Writers Journey: The Fine Art of Criticism

We’ll be looking at criticism for the next few weeks and I’ll be reviewing the steps within the author’s editing process, then the whole process of editorial review at and before the publishing level, as well as what happens when the critics finally assess your story or novel.

The fine art of criticism begins with the author and continues in many stages through to the editorial phase of any work. There are many pitfalls along the way, and some of them are natural and occur because it is impossible to be perfectly objective about one’s own work. The closest you can get to being truly objective is to put something away long enough to absolutely forgot that you’d written it in the first place. When you pull out the manuscript and wonder what had compelled you to write this or that detail, or what possessed you to add this or that scene, then you have a good grasp on what it’s like to be on the other side as the reading audience or the editor looking over your work for the first time. This is why a lot of authors have taken years to perfect a work of art. Some, like E.M. Forster, sat on manuscripts for up to forty years and sometimes it was not by choice. But the time to perfect the manuscript, to age with your piece, is nevertheless valuable.

What a writer looks for in tightening up a draft is manifold really. At the start, the most important factor in your drafts is to take the large view and work to the small view. This is why it’s vital to just keep putting down pages daily and building up the material you have to work with. As a writer, we’re one of the few artists out there who have to build out material first and then sculpt it in editing later. A sculptor is given clay, but writers must first build their clay out of words.

Once that large mass of words is on the potter’s wheel, the writer begins to work with it. Building up or tearing off pieces as necessary in order to create and shape the larger design of the novel or short story. This process can happen very quickly or over years because inspiration is not on a time table. But the first edits that come in the process of the author’s criticism are usually large structural edits to plot, to character, and to setting and tone.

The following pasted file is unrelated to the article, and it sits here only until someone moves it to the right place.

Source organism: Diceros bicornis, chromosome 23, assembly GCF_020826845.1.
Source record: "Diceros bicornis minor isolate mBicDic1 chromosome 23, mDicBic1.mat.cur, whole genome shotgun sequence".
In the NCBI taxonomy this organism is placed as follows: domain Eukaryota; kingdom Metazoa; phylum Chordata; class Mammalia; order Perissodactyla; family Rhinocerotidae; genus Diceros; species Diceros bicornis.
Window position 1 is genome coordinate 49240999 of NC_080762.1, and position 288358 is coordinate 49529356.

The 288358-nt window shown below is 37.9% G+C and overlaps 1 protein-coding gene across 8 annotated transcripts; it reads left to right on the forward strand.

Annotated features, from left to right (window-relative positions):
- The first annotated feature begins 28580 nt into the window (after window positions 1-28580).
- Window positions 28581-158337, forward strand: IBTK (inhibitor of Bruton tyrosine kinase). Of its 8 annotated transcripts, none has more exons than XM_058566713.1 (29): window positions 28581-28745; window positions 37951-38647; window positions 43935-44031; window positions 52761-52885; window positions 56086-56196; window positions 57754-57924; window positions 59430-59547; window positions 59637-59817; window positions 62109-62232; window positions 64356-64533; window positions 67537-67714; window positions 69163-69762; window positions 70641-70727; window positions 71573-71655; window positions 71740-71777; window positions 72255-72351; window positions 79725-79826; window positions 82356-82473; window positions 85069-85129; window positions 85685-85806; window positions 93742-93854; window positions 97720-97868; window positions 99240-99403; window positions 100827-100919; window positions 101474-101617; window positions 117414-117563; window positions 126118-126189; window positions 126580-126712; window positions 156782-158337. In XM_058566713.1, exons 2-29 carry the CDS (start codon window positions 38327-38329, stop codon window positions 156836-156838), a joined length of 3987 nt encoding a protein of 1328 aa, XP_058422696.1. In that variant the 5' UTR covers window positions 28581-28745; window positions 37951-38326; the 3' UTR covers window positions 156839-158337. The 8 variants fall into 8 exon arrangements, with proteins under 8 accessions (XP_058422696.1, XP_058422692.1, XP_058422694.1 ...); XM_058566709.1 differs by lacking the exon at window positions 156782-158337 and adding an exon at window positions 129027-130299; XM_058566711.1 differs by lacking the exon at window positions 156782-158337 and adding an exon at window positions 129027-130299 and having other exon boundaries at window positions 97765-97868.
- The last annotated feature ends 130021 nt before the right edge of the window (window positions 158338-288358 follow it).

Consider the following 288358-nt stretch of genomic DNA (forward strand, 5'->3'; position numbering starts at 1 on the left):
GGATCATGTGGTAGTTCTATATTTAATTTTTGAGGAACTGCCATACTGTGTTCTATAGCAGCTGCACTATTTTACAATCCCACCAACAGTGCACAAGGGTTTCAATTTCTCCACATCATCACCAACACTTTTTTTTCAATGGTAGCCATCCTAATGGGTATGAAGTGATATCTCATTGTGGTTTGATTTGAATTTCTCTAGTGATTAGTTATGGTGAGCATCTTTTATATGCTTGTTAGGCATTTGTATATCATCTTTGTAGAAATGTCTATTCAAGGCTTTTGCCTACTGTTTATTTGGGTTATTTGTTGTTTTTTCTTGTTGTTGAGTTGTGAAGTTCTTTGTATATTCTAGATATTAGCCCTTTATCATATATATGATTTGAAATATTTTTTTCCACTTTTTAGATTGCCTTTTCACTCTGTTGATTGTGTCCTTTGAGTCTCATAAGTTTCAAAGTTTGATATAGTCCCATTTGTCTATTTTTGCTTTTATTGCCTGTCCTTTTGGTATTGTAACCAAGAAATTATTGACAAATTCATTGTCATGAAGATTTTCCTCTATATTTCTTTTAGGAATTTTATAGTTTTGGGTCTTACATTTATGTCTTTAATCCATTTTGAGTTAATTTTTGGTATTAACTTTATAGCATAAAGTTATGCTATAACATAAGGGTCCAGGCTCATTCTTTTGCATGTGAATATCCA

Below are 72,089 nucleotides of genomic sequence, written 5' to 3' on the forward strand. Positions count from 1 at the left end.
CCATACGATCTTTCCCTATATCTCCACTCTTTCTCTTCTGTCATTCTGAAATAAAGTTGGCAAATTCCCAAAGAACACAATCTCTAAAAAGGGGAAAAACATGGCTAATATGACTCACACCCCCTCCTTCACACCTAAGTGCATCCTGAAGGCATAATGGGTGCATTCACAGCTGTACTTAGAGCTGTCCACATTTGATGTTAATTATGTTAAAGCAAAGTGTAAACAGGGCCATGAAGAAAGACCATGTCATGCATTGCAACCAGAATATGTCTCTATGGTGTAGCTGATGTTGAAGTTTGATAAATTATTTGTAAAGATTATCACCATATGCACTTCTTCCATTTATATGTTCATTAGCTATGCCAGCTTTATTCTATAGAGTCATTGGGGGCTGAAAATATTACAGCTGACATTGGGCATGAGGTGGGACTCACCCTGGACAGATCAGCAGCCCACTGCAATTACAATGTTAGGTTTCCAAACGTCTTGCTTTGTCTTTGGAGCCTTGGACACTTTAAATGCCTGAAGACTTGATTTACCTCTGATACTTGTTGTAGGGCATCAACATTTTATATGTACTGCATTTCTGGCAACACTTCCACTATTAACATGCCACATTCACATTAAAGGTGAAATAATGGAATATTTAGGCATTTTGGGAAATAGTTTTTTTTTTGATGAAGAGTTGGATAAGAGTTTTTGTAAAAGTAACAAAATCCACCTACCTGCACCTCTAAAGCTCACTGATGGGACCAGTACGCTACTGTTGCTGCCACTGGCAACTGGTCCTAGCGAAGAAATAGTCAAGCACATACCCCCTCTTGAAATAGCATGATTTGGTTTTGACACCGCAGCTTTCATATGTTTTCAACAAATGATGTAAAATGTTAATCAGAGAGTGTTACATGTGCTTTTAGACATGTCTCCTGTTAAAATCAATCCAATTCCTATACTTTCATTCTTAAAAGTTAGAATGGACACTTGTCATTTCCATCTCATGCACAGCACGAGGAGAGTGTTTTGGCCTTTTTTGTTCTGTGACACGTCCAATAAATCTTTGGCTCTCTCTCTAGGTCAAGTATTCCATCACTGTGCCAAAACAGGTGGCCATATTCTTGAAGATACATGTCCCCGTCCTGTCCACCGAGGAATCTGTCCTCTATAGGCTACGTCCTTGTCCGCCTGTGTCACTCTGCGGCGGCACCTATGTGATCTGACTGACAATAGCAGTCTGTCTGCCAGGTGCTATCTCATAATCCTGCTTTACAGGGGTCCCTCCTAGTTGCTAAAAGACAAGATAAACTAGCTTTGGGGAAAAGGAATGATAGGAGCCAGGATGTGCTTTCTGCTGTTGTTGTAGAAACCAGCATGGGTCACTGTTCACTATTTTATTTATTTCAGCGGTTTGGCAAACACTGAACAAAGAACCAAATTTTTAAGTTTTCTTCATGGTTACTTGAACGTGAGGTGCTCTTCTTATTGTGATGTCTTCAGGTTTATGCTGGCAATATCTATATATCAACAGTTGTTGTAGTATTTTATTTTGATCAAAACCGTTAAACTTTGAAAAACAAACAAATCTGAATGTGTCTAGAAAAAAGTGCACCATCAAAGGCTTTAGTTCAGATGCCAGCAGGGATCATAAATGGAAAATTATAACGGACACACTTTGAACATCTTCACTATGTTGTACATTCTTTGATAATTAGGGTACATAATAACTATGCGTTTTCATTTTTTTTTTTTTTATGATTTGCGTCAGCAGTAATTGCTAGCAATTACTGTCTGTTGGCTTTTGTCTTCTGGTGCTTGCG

There is research to conduct, and verisimilitude to attain. Whole scenes may be placed in different areas of the novel, or cut wholesale in favor of only retaining the ghost of their presence somewhere else. There are many books that will teach formulaic structure to a budding writer, but the best structures are found within. And no matter what you’ve studied, the best guideline for structure is the current work itself.  Ours is an age of science and fact, but keen artists are aware of the life of a work that isn’t measured in biometrics. Good work has a life and can speak to the writer about what it specifically needs.

A writer may start anywhere, but more often than not, the beginning of the book is the last block to fall in to place even during the initial drafting of a novel or story. Often, writers will return to the beginning of a story and consider rewriting it or appending a whole new opening scene to the work. There are times when the story’s opening comes as the natural first piece and is only marginally changed in later drafts. A rule of thumb for a good opening comes from Edith Wharton, when she encourages writers to make their opening scene a kernel of what the whole story or novel is actually about. And this is worth bearing in mind even today.